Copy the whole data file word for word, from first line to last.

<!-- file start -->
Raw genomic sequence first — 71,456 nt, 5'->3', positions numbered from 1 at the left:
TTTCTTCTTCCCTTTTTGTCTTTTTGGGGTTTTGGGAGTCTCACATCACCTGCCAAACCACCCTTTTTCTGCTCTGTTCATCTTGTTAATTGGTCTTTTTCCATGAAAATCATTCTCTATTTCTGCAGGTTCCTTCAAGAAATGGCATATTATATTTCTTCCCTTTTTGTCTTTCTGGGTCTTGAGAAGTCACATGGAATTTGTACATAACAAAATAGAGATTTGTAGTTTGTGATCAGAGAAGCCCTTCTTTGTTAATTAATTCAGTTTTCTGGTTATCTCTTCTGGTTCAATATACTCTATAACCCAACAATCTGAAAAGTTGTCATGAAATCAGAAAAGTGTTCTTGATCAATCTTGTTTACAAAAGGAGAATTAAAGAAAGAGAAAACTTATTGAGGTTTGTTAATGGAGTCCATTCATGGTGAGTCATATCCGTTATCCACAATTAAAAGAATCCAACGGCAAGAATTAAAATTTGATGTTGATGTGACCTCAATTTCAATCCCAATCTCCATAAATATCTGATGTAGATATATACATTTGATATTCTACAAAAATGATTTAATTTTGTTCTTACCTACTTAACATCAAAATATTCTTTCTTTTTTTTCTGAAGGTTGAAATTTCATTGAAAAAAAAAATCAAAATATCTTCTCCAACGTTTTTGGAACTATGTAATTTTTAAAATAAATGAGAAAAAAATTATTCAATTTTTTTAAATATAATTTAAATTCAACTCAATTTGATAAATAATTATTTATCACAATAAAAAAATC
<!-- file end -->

Raw genomic sequence first — 71,456 nt, 5'->3', positions numbered from 1 at the left:
TTTCTTCTTCCCTTTTTGTCTTTTTGGGGTTTTGGGAGTCTCACATCACCTGCCAAACCACCCTTTTTCTGCTCTGTTCATCTTGTTAATTGGTCTTTTTCCATGAAAATCATTCTCTATTTCTGCAGGTTCCTTCAAGAAATGGCATATTATATTTCTTCCCTTTTTGTCTTTCTGGGTCTTGAGAAGTCACATGGAATTTGTACATAACAAAATAGAGATTTGTAGTTTGTGATCAGAGAAGCCCTTCTTTGTTAATTAATTCAGTTTTCTGGTTATCTCTTCTGGTTCAATATACTCTATAACCCAACAATCTGAAAAGTTGTCATGAAATCAGAAAAGTGTTCTTGATCAATCTTGTTTACAAAAGGAGAATTAAAGAAAGAGAAAACTTATTGAGGTTTGTTAATGGAGTCCATTCATGGTGAGTCATATCCGTTATCCACAATTAAAAGAATCCAACGGCAAGAATTAAAATTTGATGTTGATGTGACCTCAATTTCAATCCCAATCTCCATAAATATCTGATGTAGATATATACATTTGATATTCTACAAAAATGATTTAATTTTGTTCTTACCTACTTAACATCAAAATATTCTTTCTTTTTTTTCTGAAGGTTGAAATTTCATTGAAAAAAAAAATCAAAATATCTTCTCCAACGTTTTTGGAACTATGTAATTTTTAAAATAAATGAGAAAAAAATTATTCAATTTTTTTAAATATAATTTAAATTCAACTCAATTTGATAAATAATTATTTATCACAATAAAAAAATC